Steamboat Springs The families of four Nevada men whose small plane disappeared somewhere in Northwest Colorado remained hopeful Thursday the men would be found alive.
"This is killing me," said Lynnette Jones, the wife of Ross Jones, one of the four men on the plane. "Everyone has good thoughts here, and there are a lot of prayers going out.
"We really believe they will find them, and they will be cranky and hungry."
On Thursday, the Colorado Civil Air Patrol moved its search mission to the Steamboat Springs Airport.
Volunteers from around the state searched for 12 hours Thursday without any luck and called off the day's efforts at about 6 p.m., said Jim Alsum, a 32-year veteran of the air patrol who is coordinating the search.
The search will resume this morning.
In addition to Ross Jones, the plane carried pilot Dan Filippe, and brothers Jon and Mark Peters. All are in their 40s and all are from Reno, Nev. The plane was last seen taking off from the airport in Meeker, where the men had stopped to refuel.
The men were flying to the Jefferson County Airport to catch Game 2 of the Stanley Cup finals in Denver. But the plane, a blue-and-white Cherokee-180, never made it to its destination.
On Wednesday, the Civil Air Patrol launched a search based out of Meeker before moving Thursday to Steamboat.
About 45 volunteers from the air patrol participated in the search.
The focus of the search is the rural area east of Meeker and west of Kremmling, Alsum said.
"There is nothing to prove to me that (the plane) is anywhere else," Alsum said. "We are going to stay in that area."
Authorities speculated that the men may have been in a hurry, trying to make it in time for the 6 p.m. game. Weather also may have been a factor, and authorities said Filippe had limited flying experience between 600 and 800 hours.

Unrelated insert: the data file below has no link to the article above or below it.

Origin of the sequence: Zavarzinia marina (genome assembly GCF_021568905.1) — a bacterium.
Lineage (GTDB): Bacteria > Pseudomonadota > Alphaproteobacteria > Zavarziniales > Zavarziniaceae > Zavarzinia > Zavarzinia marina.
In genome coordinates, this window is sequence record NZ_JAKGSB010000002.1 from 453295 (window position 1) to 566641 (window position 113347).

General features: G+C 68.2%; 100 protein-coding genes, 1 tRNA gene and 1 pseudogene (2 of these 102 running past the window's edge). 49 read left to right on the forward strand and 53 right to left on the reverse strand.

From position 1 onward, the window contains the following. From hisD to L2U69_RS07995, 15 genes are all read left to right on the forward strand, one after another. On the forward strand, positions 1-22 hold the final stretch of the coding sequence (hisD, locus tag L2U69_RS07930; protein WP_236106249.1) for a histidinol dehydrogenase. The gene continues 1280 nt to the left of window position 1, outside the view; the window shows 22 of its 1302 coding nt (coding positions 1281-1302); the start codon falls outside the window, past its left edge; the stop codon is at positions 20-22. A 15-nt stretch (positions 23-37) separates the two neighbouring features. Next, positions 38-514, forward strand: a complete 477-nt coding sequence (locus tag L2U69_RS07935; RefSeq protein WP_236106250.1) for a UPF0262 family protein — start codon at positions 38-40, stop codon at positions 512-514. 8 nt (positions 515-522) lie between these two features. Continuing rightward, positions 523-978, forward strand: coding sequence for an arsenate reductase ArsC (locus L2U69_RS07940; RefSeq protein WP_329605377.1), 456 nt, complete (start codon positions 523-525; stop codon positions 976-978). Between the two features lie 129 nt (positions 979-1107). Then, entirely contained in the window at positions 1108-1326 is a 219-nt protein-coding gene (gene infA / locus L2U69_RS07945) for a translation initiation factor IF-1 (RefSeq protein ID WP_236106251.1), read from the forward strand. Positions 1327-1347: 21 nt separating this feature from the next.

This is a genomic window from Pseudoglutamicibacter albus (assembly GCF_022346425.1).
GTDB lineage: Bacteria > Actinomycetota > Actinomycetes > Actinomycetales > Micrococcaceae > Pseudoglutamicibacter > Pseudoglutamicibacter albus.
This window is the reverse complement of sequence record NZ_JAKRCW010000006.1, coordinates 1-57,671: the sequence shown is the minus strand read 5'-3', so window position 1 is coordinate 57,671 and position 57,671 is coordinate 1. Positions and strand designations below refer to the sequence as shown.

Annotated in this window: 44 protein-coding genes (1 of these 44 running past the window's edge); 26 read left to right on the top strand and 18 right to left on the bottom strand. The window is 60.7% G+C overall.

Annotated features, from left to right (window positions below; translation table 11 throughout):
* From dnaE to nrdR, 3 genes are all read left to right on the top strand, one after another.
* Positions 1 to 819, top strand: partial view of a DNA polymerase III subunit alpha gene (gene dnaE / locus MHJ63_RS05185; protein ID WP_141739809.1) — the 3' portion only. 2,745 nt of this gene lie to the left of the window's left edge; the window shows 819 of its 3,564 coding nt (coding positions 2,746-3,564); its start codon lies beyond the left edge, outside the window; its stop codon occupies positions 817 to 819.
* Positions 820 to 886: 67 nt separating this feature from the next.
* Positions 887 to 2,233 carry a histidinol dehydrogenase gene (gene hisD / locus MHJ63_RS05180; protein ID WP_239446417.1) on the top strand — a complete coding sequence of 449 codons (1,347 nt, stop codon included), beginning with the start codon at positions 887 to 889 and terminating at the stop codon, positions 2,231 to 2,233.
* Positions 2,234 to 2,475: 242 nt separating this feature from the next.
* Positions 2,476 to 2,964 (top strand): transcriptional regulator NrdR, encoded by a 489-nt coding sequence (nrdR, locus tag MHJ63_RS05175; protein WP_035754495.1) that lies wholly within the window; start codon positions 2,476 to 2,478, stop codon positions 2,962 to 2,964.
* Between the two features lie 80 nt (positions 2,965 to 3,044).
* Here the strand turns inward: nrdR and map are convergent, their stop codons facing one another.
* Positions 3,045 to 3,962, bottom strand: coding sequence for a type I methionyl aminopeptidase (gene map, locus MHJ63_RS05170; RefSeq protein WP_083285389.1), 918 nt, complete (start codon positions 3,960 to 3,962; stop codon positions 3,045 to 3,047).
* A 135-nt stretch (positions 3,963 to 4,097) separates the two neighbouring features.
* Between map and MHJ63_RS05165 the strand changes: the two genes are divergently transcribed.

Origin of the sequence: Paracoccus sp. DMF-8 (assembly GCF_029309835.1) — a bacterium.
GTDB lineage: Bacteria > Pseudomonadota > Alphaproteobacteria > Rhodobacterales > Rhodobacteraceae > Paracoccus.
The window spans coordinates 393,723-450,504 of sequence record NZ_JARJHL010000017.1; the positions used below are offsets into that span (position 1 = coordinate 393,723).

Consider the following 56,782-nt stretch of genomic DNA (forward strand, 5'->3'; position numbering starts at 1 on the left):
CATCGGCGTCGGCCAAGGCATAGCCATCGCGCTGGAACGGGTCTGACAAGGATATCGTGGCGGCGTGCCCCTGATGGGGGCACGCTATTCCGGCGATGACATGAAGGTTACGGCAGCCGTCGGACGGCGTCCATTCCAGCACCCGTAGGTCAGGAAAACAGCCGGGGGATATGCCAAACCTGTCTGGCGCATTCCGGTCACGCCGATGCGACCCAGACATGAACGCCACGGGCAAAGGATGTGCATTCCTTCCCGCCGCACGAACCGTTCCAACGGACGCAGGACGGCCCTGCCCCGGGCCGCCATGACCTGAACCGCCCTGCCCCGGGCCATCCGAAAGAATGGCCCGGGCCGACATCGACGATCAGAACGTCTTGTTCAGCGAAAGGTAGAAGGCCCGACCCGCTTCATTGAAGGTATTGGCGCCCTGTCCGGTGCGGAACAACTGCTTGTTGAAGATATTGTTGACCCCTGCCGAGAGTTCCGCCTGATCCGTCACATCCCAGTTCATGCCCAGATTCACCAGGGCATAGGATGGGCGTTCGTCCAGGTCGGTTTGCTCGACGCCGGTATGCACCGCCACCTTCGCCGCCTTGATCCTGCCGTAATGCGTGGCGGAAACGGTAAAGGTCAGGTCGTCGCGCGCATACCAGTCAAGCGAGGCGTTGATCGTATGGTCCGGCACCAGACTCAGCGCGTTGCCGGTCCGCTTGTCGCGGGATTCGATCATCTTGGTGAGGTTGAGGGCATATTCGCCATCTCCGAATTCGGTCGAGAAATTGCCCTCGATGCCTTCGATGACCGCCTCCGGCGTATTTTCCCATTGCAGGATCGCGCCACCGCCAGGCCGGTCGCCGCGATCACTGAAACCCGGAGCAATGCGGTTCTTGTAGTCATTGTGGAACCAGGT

On Wednesday, a 160-mile route between Meeker and Denver was the focus.
Thursday's search started at about 6 a.m. with 12 Cessna-128 airplanes flying over eight search areas between Meeker and Kremmling. Two ground crews just east of Meeker are also searching the area.
The four men left Reno at about 7 a.m. Tuesday in the rented airplane.
The day before the trip, Filippe had taken it out on a test flight, Lynnette Jones said.
The plane stopped and refueled in Meeker at about 2 p.m. and then departed for Jefferson County Airport at about 3:10 p.m. The plane was last seen leaving the airport.
"They were real excited to be going to the game," said Relda Coulter, who manages and operates the airport in Meeker with her husband, Gary. "We refueled them, and they took off. I saw them depart, but I did not pay much attention."
Other witnesses at the airport have told authorities the plane took off on an uphill runway with a downwind and that the plane was having trouble climbing.
Alsum believes the aircraft went down shortly after takeoff near Meeker.
The sparse, mountainous area made the search difficult.
"The terrain varies from 11,000 feet to 8,000 feet," said Lt. Col. Jack Dysart, a volunteer pilot from Steamboat Springs. "It is going to be tough to spot something in this terrain."
Alsum, who has been involved in about 400 aircraft searches, said, because there are so many variables involved in a search, it is difficult to say when it might be concluded.
"There are so many possibilities," he said.
"Searching is not easy. Sometimes a search can end quickly, but occasionally it can take weeks or even years."
The trip for the four men was one they had been waiting to make for the past three years, Lynnette Jones said.
"They were really excited to go," she said Thursday from her Reno home. "A friend in Denver has a box. He promised the guys four tickets."
When the Avalanche made it to the Stanley Cup Finals, the men planned the trip for Tuesday night's game. They were expected to return to Reno Wednesday morning.
Lynette Jones and other members of the family started to worry Tuesday evening.
"I got off work about 5 p.m., and I had not received a phone call," Lynnette Jones said. "At that time, I knew they should have been there."
Lynette Jones called the friend in Denver who had gotten the tickets for her husband and the other men. The friend said the men were not at the game and had not picked up the tickets left for them.
Ross Jones and the Peters brothers all work as bartenders at Lucke's Saloon in Reno. Filippe is a close friend of the three men, she said.
Lynette Jones praised the efforts of the Civil Air Patrol.
"They have been really good in keeping us informed," she said.